As we wind down the month of March, it’s time for yet another glimpse at the glittering jewels worn by Princess Victoria Melita of Edinburgh and Saxe-Coburg and Gotha. So far, we’ve looked at a suite of jewelry with links to her maternal Russian inheritance, the tiara she wore on her first wedding day, and the meander kokoshnik that she wore during her second marriage. Today’s piece is a bit different — it’s a diamond tiara that she wore frequently but that never really belonged to her personally at all.
The Strawberry Leaf Tiara of the grand ducal family of Hesse and by Rhine started its journey across the channel in Britain. In early 1861, Princess Alice, the third child of Queen Victoria and Prince Albert, became engaged to Princess Louis of Hesse. Prince Albert, who was interested in jewelry, set about designing bejeweled wedding presents for his daughter; sadly, however, he died before the marriage could take place.
The jewels were given to Alice by her mother, who was careful to note the late prince consort’s role in their creation. Godey’s Magazine catalogues the piece among Alice’s wedding gifts: “a very beautiful tiara of diamonds, composed of a rich bandeau, with foliage, spires, etc., from Messrs. Garrard…designed…by his Royal Highness the Prince Consort.” Queen Victoria noted in her diary that the tiara had indeed been designed by Albert.
Alice took the diamond tiara with her to her new home in the German grand duchy of Hesse-Darmstadt, where she was frequently depicted wearing the piece. She also brought the tiara back to England for other family celebrations. Here, she wears the jewel in a portrait taken during the wedding celebrations for her brother, the future King Edward VII, in 1863.
Almost a decade later, in 1871, she posed in the tiara for this striking photographic portrait as well. Unfortunately, Alice met the same sort of untimely end as her father, dying of diphtheria in 1878, exactly seventeen years to the day after Prince Albert’s death. One of her daughters, Marie, also died. The remaining five children survived: Victoria (grandmother of the Duke of Edinburgh), Alix (the last Empress of Russia), Ella (also later a Russian grand duchess—she was the only family member who did not suffer from the illness), Irene, and her only surviving son, Ernst.
Ernst, always called “Ernie,” would eventually succeed his father as the Hessian grand duke. In 1894, he married his seventeen-year-old first cousin, Princess Victoria Melita. As she was now Grand Duchess Victoria of Hesse, she would be the next woman to wear the strawberry leaf tiara designed by her grandfather. The tiara was now essentially a part of the royal jewel collection of the grand duchy, and Victoria Melita wore it in portraits and on important occasions. One of the most significant of these outings was in 1896, when she wore the tiara during the coronation festivities for her brother- and sister-in-law, Tsar Nicholas II and Tsarina Alexandra Feodorovna. The portrait above dates to 1900.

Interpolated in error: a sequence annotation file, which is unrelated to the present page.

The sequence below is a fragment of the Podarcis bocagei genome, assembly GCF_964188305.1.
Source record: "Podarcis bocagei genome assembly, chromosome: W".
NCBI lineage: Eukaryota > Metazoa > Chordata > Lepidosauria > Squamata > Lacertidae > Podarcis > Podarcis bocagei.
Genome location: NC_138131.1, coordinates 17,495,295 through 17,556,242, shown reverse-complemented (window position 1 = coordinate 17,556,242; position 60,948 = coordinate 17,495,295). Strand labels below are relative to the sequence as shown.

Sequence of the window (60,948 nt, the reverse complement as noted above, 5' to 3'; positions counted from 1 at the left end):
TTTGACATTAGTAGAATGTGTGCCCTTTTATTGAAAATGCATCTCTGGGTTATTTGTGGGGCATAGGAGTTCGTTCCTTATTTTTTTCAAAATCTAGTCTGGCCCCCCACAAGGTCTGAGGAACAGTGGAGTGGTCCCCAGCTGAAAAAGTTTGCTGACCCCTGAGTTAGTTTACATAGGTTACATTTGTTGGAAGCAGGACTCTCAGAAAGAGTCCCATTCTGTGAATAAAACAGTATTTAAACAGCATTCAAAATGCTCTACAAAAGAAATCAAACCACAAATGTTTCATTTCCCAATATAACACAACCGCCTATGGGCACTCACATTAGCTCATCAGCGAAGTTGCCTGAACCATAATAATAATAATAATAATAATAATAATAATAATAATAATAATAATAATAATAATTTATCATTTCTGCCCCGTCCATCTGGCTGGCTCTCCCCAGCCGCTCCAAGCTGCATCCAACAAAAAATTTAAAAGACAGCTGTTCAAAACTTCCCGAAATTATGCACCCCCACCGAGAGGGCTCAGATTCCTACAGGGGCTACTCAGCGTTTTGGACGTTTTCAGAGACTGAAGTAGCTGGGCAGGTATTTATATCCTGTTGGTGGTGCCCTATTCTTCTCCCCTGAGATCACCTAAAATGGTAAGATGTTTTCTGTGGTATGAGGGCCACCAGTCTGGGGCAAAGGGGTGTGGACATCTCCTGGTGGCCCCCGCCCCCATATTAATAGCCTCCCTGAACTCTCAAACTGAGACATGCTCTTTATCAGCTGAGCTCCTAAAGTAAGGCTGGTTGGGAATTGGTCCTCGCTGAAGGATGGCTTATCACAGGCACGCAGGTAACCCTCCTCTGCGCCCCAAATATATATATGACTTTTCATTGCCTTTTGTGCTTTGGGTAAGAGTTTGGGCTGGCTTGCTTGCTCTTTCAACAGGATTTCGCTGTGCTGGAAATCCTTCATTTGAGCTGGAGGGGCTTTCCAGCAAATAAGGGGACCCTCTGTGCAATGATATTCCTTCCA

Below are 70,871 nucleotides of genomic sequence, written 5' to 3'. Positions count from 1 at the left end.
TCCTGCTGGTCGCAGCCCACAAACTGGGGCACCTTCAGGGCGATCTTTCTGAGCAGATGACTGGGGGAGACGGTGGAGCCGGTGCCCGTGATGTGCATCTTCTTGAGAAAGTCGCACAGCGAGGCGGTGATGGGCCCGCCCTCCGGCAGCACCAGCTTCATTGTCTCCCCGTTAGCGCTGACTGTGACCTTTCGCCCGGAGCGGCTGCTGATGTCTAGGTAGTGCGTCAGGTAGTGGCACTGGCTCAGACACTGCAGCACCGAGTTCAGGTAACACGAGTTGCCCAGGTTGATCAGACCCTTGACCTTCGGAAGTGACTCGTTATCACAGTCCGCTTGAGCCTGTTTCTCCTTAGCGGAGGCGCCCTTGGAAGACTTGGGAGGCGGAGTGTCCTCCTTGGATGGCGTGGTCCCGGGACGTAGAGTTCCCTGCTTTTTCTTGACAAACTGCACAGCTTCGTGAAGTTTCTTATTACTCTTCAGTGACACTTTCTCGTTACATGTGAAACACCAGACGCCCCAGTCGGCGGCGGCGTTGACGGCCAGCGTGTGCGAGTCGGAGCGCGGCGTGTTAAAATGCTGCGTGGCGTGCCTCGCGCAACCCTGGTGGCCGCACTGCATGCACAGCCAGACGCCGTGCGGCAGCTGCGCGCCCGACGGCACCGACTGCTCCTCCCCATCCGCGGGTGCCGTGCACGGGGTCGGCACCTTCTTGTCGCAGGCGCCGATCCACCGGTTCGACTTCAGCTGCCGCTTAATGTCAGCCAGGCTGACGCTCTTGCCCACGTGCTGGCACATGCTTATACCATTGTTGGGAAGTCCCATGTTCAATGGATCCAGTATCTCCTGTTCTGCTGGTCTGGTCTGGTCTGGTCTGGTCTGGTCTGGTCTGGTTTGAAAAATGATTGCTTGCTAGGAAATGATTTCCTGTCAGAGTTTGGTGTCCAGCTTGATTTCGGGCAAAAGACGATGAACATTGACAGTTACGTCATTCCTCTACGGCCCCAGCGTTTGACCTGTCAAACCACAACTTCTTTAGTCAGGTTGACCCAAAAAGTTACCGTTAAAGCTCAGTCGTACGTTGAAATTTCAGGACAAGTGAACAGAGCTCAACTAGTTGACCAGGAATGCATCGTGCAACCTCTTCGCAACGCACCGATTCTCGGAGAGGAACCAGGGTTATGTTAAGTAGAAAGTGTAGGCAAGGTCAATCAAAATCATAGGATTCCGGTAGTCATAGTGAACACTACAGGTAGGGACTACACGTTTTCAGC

Victoria Melita would only have use of the tiara for five more years. In 1901, after the death of their maternal grandmother, Ernie and Ducky divorced. She continued to wear many of the jewels she acquired during her first marriage (including the emerald and sapphire sets) after the end of her first marriage, but this tiara stayed with the Hesse family. The next wearer, appropriately, was Ernie’s second wife, Princess Eleonore of Solms-Hohensolms-Lich (pictured above).
Both Grand Duchess Eleonore and her daughter-in-law, Princess Cecilie (the sister of the Duke of Edinburgh) were photographed in the tiara. But the tiara was nearly lost to history altogether: it was on board the ill-fated 1937 flight that killed several members of the Hesse family, including Eleonore and Cecilie. The tiara (and another family diadem) miraculously survived the crash.
The strawberry leaf tiara is still around, even though it is not generally worn; it is exhibited to the public occasionally. It’s also featured in Geoffrey Munn’s 2002 tiara bible, Tiaras: A History of Splendor. The caption of the color photograph of the tiara in Munn’s book gives us our best information on its current ownership. The image is credited to “Hessische Hausstiftung,” which roughly translates to the “Hessian House Foundation”. The foundation was established in the twentieth century to preserve the family’s cultural artifacts, including their massive art collection.